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Situation

Last week I had to do an assignment, and I did not agree with my teacher's ERD. She used a n-ary relationship while I used two binary relationships. I would like to know a true dba's (you) opinion on this.

The original assignment was to design an ERD, but since the ERD notation we use at school is very uncommon I'm going to ask what the relational diagram is supposed to look like. I think I can figure it out by myself once I know what the relational diagram is supposed to look like.

Assignment

There's a housing assocation company that wants a database.

When a customer registers, the customer has to fill in his details (name, dob, phonenumber), and at that moment he also has to fill in a second form. There, he has to specify what city's he wants to live in, and what types of houses he wants to live in (house, mansion, villa etc.). It's required the customer fills in at least one city and one house.

The second form also has some other fields that the customer must fill in, such as a maximum price and a remark (e.g. the house has to have a swimming pool).

My answer

CUSTOMER: customer# (PK), firstname, lastname, dob, phonenumber 
FORM: customer# (PK), dateofregister, remark, maxprice
contains1: customer# (PK), city (PK)
contains2: customer# (PK), housetype (PK)
  • CUSTOMER 1..1 FORM
  • FORM 1..n contains1
  • FORM 1..n contains2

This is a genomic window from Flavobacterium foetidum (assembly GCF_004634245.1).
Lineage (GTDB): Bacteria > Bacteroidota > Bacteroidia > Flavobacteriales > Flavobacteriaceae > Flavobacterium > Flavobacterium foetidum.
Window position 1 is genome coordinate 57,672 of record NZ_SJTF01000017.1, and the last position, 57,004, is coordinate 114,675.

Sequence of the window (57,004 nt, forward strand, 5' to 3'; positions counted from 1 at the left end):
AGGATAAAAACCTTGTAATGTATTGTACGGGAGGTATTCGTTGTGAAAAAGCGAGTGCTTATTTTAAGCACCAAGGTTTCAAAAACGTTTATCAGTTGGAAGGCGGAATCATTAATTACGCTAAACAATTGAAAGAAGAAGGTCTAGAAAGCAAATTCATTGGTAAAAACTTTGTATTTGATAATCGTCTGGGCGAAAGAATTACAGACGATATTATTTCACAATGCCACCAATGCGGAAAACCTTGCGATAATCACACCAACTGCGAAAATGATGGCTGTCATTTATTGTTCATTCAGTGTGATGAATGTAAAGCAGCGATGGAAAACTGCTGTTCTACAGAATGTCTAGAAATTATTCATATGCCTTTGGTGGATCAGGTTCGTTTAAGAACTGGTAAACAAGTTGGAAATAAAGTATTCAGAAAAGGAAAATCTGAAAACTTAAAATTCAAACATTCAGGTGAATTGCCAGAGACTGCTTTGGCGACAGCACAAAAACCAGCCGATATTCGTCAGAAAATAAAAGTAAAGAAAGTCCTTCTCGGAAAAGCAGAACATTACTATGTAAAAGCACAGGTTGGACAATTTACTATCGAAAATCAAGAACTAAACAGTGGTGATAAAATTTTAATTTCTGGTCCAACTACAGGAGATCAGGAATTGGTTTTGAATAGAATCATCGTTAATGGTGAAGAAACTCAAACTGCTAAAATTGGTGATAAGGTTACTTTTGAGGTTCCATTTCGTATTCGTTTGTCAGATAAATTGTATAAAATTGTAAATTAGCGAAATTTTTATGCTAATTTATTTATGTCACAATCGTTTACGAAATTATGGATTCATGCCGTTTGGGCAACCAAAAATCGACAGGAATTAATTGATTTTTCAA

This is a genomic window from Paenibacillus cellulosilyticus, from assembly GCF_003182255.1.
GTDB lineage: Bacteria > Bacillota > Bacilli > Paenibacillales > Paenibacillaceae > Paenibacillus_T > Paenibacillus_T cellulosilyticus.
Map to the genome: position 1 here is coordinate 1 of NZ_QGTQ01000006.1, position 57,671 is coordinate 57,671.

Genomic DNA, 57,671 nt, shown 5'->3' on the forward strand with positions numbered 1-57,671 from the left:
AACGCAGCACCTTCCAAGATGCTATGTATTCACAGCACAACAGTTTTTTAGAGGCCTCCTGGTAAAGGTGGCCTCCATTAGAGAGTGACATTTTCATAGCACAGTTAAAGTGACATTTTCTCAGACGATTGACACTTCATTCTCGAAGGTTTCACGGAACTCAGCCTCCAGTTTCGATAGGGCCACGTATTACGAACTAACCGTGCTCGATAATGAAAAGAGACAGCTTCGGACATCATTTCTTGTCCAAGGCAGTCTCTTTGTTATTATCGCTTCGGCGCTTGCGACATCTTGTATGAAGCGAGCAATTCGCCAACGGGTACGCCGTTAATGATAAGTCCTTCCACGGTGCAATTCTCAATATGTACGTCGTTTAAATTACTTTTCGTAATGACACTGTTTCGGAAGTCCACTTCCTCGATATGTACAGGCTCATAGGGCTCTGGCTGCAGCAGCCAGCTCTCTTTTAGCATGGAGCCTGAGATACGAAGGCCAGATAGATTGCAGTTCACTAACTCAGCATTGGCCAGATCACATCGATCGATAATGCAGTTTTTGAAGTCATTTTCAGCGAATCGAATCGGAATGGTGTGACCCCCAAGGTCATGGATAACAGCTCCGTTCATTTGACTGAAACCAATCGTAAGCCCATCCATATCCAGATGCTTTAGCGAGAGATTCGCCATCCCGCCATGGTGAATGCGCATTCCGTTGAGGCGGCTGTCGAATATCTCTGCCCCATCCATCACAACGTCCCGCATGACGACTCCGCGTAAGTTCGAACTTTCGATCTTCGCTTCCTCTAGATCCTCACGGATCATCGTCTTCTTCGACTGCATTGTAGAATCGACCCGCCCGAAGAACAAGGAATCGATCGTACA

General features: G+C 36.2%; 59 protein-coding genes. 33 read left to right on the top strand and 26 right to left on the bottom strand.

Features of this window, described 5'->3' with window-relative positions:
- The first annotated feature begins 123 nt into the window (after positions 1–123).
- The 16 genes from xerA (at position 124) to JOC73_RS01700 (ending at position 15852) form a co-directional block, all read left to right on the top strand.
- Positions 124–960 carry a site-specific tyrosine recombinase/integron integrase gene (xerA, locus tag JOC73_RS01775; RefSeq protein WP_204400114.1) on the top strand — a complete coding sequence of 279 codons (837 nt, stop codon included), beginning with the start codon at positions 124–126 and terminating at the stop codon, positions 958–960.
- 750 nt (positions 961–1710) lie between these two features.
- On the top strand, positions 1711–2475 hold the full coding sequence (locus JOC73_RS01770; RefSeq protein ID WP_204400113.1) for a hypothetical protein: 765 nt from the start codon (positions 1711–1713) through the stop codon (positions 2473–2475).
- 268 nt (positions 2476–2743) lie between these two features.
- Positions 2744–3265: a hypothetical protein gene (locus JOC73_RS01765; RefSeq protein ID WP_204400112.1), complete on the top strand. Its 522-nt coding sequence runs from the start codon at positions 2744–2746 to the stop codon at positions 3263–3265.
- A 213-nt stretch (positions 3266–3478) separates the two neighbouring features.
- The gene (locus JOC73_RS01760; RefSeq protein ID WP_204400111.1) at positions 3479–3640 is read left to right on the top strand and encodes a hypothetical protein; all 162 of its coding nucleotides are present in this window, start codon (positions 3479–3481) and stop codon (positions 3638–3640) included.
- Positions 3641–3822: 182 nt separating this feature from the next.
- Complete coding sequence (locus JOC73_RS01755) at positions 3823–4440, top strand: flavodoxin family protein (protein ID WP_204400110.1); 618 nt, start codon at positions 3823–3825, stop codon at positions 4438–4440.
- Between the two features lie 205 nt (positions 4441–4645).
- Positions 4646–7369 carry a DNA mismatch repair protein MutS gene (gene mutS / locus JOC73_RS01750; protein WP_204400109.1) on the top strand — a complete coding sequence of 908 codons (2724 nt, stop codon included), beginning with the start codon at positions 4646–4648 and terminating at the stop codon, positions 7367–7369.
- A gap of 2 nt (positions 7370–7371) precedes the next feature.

My teachers answer

She merges both CUSTOMER and FORM into the same table since they have the same key customer#, and creates the table CONTAINS: customer# (PK), city (PK), housetype (PK).

I don't agree with her, since I could specify housetype twice with the same customer#. Same thing goes for city. I also don't agree on the fact that she puts all the FORM attributes into the CUSTOMER table. It looks sloppy IMO, and I believe you would split it up in the 3rd normal form and you would end up with my result again...

  • Do you and your teacher differ about the subject matter itself, or about the database design that is supposed to reflect the subject matter? – Walter Mitty Oct 6 '14 at 12:20
  • @WalterMitty the latter :) I spoke to her today and she said I shouldn't take normalization into consideration, since it's a different way of designing a database. I would like to know how a good relational model of this domain would look like (which pieter didnt provide). – user1534664 Oct 6 '14 at 16:11
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There is more than one school of thought regarding the relationship between conceptual data modeling and logical data modeling. These schools of thought often result in similar practices, but differences in terminology can be confusing, especially in a formal learning situation.

Conceptual data modeling, as I learned it, follows ER modeling as first popularized by Peter Chen. If you look at the Wikipedia article on Chen you'll see a para on ER modeling and conceptual modeling. If your teacher's framework agrees with this one, then perhaps her ER diagrams depict an ER model, and not a relational model. If that's true, then normalization questions ought to be deferred until after the entities and relationships are agreed on.